Very late notice, but I have been busy running a startup. I’m joining my friends Leila Boujnane (@leilaboujnane) and Satish Kanwar (@skanwar) tonight at the Inside the Lean Startup event at MaRS. We’ll be chatting about our startups. The customer development process. And some of the tools we use. If you’re not in Austin for SxSW, and you need to get out of the garage/basement/office and chat with others that are struggling/succeeding/striving/doing it to. Come out tonight.
I had coffee yesterday with Mark Organ. Mark is a serial entrepreneur and the founder of Eloqua. We were talking about the 2 advantages that startups bring which are:
Speed and growth are what the startup is all about. You have the opportunity to be faster, more nimble and achieve greater growth rates than larger companies. The discussion around speed focused on the ability of startups to adapt to their environment more quickly than their larger more established competitors. Mark talked about the OODA loop and the ability for startups to make the loop tighter and make better decisions and more effective actions.
“The key is to obscure your intentions and make them unpredictable to your opponent while you simultaneously clarify his intentions. That is, operate at a faster tempo to generate rapidly changing conditions that inhibit your opponent from adapting or reacting to those changes and that suppress or destroy his awareness. Thus, a hodgepodge of confusion and disorder occur to cause him to over- or under-react to conditions or activities that appear to be uncertain, ambiguous, or incomprehensible.” Harry Hillaker
Building in tools and methods into the process that let founders and team members observe, orient, decide and act faster is key. The more I think about the need to build metrics into applications and marketing solutions. I want to be able to understand the performance of my design decisions relative to previous experience/performance, new information, competitive analysis and traditions. This is the Orient part of the OODA loop but it requires the codification of new performance data and the existing business metrics and the cluster immune system. Check out Bradford Cross’ experiences using lean, he cuts through a lot of the hype, mysticism and talks about it in practice.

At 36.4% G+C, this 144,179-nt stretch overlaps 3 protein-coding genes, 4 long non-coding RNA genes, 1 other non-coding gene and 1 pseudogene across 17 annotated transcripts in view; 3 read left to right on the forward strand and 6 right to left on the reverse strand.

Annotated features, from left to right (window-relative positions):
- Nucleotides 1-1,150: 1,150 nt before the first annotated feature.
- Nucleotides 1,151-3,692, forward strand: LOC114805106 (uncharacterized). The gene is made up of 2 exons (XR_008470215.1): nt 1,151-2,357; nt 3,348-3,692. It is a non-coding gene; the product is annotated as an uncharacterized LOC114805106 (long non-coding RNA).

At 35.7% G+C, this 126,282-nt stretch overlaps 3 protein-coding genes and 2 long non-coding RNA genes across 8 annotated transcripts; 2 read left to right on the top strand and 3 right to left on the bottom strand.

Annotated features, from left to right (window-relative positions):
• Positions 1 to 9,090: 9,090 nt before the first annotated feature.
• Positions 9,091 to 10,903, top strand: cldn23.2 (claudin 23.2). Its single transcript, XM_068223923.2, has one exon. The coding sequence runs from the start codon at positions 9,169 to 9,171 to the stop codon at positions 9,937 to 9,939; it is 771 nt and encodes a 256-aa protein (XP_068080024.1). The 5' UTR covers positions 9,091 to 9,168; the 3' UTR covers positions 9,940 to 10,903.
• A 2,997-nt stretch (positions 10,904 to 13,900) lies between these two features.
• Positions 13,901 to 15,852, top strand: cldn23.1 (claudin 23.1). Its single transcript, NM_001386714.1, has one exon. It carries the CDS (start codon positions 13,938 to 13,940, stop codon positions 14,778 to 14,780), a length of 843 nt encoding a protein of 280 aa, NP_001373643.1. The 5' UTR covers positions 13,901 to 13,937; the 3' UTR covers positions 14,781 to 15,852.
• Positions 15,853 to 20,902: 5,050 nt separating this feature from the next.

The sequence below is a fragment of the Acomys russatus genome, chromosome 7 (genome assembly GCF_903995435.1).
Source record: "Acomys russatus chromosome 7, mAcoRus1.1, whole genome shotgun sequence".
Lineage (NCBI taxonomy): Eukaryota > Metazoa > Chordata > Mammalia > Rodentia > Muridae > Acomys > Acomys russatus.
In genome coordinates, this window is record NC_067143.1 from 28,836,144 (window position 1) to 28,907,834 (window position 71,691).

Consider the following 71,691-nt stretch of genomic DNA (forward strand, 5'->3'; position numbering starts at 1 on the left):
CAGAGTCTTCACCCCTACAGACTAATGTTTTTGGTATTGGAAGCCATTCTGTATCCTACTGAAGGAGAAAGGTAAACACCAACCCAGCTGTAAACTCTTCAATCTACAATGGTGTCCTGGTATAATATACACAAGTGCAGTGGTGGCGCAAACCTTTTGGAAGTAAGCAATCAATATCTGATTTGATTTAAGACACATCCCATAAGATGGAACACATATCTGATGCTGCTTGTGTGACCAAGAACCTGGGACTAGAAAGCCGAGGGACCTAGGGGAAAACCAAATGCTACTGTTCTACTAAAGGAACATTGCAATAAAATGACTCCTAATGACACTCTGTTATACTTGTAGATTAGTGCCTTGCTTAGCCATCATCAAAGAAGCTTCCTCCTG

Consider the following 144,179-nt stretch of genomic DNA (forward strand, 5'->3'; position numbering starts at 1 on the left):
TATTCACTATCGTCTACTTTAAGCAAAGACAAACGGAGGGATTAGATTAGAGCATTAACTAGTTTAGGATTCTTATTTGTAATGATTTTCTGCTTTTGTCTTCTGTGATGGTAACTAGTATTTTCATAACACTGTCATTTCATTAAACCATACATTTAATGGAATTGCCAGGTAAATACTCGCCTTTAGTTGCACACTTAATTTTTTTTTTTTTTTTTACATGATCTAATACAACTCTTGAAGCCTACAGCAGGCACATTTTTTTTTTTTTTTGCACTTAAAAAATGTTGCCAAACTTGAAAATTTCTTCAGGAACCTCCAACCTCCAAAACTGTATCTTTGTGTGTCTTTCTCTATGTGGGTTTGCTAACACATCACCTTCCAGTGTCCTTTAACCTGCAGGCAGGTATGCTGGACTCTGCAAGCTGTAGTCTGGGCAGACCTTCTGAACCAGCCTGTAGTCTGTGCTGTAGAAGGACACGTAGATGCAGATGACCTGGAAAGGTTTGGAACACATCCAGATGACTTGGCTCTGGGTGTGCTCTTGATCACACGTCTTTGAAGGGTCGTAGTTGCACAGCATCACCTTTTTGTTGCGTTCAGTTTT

This is very different than the using the OODA loop to keep ahead of your enemy’s decision making cycle. Your enemy early on is time and a lack of customer data. But I’m becoming a big believer in customer development. It’s becoming clearer for me that if you are able to automate your observations and data collection that you’ll have better data about the performance of your application to make informed decisions. The same is true of the inbound marketing campaigns and tools. Time to look at what can be captured and how to automate the “orient, decide and act” phase for application development.